Prophylatic mastectomy and insurance

What can you take away from this?  Call your insurance company when you start looking into docs and procedures.  I did this, but I didn’t do one crucial step–ask for the codes the doctors need to use when filing for these procedures to guarantee they will be covered under your plan.  You must be an informed consumer.  These insurance Consumer Policy Bulletins aren’t easy to find.  You need to know what to look for.  And, the codes you need are all the way hidden at the bottom under all of the medical research  (at least they are in Aetna’s case).  I still haven’t gotten the coverage for my genetic testing worked out but we haven’t been billed again, either.  Someone dropped the ball on that one when I asked for the genetics people to resubmit and gave them the codes they should use.  I never heard back.  It’s been months.  If you need to do a search to help with your insurance process, turn to Google.  Use the name of your insurance company + Consumer Policy Bulletin + either “breast reconstructive surgery” or “Prophylactic mastectomy.”  I’m sure you’ll have something turn up.

Well, this has turned into a very long post; if you’ve read this far I’m delighted.  I am not going to let this little blip get me down.  I’ll make sure my surgeries happen by being the proactive person that I am!  And, I’ll remember that I had quite a good day so there’s no reason someone else’s stupid mistake should sour my mood any longer.  It’s time I remember my mantra to “see life half full.”


Genetic Testing: I’m a Mutant?

I’ve been waiting quite some time to launch this blog.  Honestly, I should have started writing posts offline much sooner.  Because of my job, I had to keep my situation quiet until I knew exactly what path this journey would take and, as with anything involving the medical field, such paths often take time to construct.  My path began with a little thing called “genetic testing.”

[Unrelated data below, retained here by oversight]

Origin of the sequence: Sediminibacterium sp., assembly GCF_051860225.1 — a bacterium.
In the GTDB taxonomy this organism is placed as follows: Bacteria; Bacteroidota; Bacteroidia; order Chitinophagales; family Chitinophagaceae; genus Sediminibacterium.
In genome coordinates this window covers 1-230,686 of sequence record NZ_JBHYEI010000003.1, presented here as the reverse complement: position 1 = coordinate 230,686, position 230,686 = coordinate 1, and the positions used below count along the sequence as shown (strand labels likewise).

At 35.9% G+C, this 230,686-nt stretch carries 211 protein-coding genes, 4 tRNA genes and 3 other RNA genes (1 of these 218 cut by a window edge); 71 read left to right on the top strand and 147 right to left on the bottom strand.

I’m BRCA2+

What does this mean?  Well, according to Ambry Genetics, I have a risk estimate of 45-84% of developing breast cancer in my lifetime and an 11-18% chance of developing ovarian cancer.  I also have an increased risk of pancreatic cancer.

How did I find this out?  Genetic Testing

Well, I knew from childhood that cancer ran in my family.  My mother was diagnosed with breast cancer at the young age of 40.  She had a remission period of five years after her initial bout but ultimately even high dose chemotherapy and stem cell transplants weren’t enough and she passed away at the age of 52.  I was in college.

My mom’s sister also had breast cancer.  She was much more fortunate in that hers was caught early and responded to treatment.  It is thanks to my aunt that I knew I should be tested for the breast cancer gene.  My aunt found out she was BRCA2+ this spring and I immediately began looking into testing for myself.  Up until that point, I only suspected that I was a carrier.  I had met with a genetic counselor after my daughter was born and did a preliminary screening.  Screening and testing are not the same thing.  In fact, this screener, affiliated with the Karmanos Cancer Institute, said that my BRCA1 Proband Probability was .039 according to the University of Pennsylvania model and my BRCA2 Proband Probability according to the BRCAPRO model was only 0.010.  My Proband Probability of BRCA1 or 2 according to Myriad.com was 0.056 and 0.018 through BRCAPRO.  To make a long story short, according to this genetic counselor my overall risk was only 1.8-5.6% likelihood of carrying the gene.

What is interesting about these stats found by Karmanos is that they overlooked my grandfather’s prostate cancer and the fact (unknown to me at the time) that his sister also had breast cancer.  Put these two facts into play and there you have it:  hereditary breast cancer confirmed by an easy, but very expensive, blood test .

Genetic Testing Blood Draw
via Thirteen of Clubs on Flickr

Yes, this is simplifying what amounts to complicated genetics.  My point here is not that everyone should run out and get tested for genetically-based cancers.  What I am advising is that you look closely at your family history and make sure you have all of your information.  And, if you discover additional facts, realize that they affect what could be in your gene pool.

“Now, wait a minute,” you say.  “Let’s go back.  What does prostate cancer have to do with breast cancer?”

Ah, good question.  Read my next post for more info on being BRCA2+.